One methodological issue that the data from this study address is the relative sensitivities of the CATIE neurocognitive battery, which was designed specifically for the CATIE project and requires about 90 minutes of testing time, and the BACS, a 35-minute assessment designed to be sensitive to treatment-related cognitive changes in clinical trials. In this study, the correlation between the composite scores for the two batteries was large at each assessment (r=0.84–0.90). The correlation between change in the BACS and change in the CATIE battery was also substantial: 0.70 at week 12 and 0.57 at week 52. The two batteries are similar in their sensitivity to deficits and antipsychotic treatment, association with changes in clinical and functional outcomes, and sensitivity to treatment-related side effects. However, the individual tests of the CATIE battery were slightly more sensitive to treatment differences. These results suggest that the BACS may save time and is equally sensitive to overall treatment differences, although the greater breadth of larger batteries, such as the CATIE battery, might be advantageous for elucidating more specific changes in individual cognitive domains and between treatments.

+Received Jan. 27, 2006; revisions received Aug. 29 and Nov. 20, 2006, and Jan. 24, 2007; accepted Jan. 28, 2007. From the Department of Psychiatry and Behavioral Sciences, Duke University Medical Center, Durham, N.C.; the Department of Psychiatry, University of Illinois at Chicago; the Department of Psychiatry, University of North Carolina School of Medicine, Chapel Hill; and the Department of Psychiatry, College of Physicians and Surgeons, Columbia University, New York. Address correspondence and reprint requests to Dr. Keefe, Department of Psychiatry and Behavioral Sciences, Duke University Medical Center, Durham, NC 27710; richard.keefe@duke.edu (e-mail).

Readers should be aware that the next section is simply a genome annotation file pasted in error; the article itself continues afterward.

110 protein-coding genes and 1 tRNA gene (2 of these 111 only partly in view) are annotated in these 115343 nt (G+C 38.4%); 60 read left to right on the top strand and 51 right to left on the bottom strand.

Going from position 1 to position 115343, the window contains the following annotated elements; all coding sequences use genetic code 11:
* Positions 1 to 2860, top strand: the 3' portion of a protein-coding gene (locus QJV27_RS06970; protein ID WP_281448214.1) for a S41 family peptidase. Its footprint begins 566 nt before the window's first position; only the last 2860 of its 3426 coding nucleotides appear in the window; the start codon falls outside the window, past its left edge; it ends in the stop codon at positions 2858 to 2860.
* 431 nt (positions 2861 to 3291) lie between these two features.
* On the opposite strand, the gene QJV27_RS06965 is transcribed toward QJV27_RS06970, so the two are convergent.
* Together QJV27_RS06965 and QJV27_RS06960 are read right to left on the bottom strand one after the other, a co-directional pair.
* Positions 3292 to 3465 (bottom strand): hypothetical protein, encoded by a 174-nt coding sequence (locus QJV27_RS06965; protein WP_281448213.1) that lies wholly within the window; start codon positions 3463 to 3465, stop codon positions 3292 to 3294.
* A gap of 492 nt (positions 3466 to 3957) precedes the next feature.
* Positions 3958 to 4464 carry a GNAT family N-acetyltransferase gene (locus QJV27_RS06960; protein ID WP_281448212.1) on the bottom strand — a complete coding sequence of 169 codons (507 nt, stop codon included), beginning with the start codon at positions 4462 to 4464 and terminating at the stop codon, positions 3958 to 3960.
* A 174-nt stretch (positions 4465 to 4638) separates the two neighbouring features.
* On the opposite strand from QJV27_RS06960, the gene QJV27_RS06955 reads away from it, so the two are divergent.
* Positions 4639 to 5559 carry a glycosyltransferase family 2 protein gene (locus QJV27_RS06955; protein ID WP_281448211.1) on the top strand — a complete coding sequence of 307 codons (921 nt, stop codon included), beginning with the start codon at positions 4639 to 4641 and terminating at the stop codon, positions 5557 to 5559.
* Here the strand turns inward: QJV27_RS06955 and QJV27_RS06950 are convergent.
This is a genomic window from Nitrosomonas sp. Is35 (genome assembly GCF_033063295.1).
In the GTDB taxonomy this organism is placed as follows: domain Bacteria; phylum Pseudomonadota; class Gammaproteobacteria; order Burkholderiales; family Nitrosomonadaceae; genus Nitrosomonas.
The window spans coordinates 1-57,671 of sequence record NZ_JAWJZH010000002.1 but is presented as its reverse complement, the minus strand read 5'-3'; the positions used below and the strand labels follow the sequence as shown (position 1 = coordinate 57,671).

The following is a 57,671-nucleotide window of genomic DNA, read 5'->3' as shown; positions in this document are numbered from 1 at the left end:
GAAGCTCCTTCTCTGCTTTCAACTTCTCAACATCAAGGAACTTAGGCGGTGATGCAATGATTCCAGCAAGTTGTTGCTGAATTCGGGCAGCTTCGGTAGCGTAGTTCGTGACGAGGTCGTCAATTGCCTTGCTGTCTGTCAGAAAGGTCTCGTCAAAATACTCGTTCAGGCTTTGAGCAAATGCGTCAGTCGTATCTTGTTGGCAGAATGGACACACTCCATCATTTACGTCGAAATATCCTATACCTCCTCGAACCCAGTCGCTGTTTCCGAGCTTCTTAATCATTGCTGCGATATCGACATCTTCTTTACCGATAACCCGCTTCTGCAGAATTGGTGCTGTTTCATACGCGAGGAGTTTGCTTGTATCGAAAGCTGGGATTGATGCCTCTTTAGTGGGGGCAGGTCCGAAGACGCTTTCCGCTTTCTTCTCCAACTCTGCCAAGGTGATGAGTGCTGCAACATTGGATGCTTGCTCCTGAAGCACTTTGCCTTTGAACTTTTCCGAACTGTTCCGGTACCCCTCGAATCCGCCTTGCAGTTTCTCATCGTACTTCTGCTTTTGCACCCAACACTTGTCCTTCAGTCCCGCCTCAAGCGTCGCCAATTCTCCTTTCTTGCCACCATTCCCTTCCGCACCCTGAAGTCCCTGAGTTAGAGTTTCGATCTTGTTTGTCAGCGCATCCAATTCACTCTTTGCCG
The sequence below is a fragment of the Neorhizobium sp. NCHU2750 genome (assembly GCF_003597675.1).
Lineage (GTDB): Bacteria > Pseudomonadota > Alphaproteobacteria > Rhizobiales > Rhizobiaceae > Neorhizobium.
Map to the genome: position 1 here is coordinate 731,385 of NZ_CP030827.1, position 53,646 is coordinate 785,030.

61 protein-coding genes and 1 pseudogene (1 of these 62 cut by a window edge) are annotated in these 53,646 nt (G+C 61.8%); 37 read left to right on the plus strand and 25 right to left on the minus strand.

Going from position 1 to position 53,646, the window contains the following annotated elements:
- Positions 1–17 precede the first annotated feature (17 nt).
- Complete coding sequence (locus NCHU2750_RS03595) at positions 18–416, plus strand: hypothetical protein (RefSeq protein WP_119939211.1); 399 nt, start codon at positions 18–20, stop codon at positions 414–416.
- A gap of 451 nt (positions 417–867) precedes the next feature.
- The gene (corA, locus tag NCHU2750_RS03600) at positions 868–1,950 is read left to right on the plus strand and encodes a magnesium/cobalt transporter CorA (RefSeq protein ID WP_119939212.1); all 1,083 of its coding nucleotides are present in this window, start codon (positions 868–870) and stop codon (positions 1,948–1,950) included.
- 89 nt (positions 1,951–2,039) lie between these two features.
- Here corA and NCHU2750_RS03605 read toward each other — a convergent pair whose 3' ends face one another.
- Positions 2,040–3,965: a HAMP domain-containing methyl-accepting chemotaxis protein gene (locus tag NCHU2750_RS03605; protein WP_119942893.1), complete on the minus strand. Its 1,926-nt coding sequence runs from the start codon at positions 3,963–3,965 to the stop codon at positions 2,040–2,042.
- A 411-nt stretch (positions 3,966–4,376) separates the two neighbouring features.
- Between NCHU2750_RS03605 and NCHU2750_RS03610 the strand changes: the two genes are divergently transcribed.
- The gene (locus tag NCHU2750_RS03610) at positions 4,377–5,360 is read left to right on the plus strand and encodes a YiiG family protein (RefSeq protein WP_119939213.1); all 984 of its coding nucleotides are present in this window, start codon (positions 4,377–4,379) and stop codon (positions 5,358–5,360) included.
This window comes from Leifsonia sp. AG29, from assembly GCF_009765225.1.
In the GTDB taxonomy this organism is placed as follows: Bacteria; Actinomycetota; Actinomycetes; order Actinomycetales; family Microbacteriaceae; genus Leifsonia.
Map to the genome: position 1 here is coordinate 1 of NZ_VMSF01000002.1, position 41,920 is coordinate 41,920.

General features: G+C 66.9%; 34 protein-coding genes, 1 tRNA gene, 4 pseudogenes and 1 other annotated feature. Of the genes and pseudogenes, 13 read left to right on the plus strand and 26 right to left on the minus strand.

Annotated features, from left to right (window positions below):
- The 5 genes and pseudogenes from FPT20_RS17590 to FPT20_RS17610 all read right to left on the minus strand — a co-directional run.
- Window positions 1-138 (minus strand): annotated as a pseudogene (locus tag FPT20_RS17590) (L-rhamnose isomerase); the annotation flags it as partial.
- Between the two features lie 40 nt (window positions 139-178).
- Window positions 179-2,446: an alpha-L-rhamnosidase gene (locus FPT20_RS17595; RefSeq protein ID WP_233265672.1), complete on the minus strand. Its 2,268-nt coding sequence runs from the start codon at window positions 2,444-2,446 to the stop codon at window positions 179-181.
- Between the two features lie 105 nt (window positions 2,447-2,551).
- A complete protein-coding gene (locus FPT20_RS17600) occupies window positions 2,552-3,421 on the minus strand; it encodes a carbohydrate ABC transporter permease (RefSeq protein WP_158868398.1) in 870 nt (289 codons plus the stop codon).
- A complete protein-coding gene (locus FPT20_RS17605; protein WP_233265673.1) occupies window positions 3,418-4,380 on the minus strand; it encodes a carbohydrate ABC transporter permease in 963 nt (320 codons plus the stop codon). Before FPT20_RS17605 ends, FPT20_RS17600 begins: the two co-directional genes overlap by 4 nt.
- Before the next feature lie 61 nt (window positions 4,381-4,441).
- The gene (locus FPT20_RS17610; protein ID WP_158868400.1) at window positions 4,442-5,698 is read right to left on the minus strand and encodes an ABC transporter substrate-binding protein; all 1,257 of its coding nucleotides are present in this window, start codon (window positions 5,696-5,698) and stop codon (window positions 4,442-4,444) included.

+Dr. Keefe reports having received research funding, consulting fees, advisory board payments, or lecture or educational fees from Abbott, Acadia, AstraZeneca, Bristol-Myers Squibb, Cephalon, Dainippon Sumitomo Pharma, Eli Lilly, Forest Labs, Gabriel Pharmaceuticals, GlaxoSmithKline, Johnson & Johnson, Lundbeck/Solvay/Wyeth, Memory Pharmaceuticals, Merck, Orexigen, Otsuka, Pfizer, Repligen, Saegis, Sanofi/Aventis, and Xenoport; he also receives royalties on the Brief Assessment of Cognition (BACS) and MATRICS battery (BACS symbol coding). Dr. Sweeney was site principal investigator for this study, which was funded by AstraZeneca. Dr. Gu reports no competing interests. Dr. Hamer has served in an advisory, consulting, or data monitoring capacity for or has been involved in a contract agreement between University of North Carolina and the following: Wyeth, Allergan, AstraZeneca, Corcept Pharmaceuticals, Epix Pharmaceuticals, Eli Lilly, GlaxoSmithKline, Johnson & Johnson, Pfizer, SAS Institute, Schwartz, Solvey, and Somerset Pharmaceuticals. He or his wife holds shares of stock from Amgen, Bristol-Myers Squibb, Eli Lilly, Genentech, Proctor & Gamble, and Sepracor. Dr. Perkins has received research funding from AstraZeneca, Bristol-Myers Squibb, Otsuka, Eli Lilly, Janssen, and Pfizer and consulting and educational fees from AstraZeneca, Bristol-Myers Squibb, Eli Lilly, Janssen, GlaxoSmithKline, Forest Labs, Pfizer, and Shire. Dr. McEvoy has received research funding or speaking fees from AstraZeneca, Eli Lilly, and Janssen. Dr. Lieberman has received research funding from Acadia, Bristol-Myers Squibb, GlaxoSmithKline, Janssen, Merck, Organon, and Pfizer and holds a patent related to work with Repligen. He has also served without remuneration as a consultant or on advisory boards for AstraZeneca, Eli Lilly, GlaxoSmithKline, Lundbeck, Organon, and Pfizer.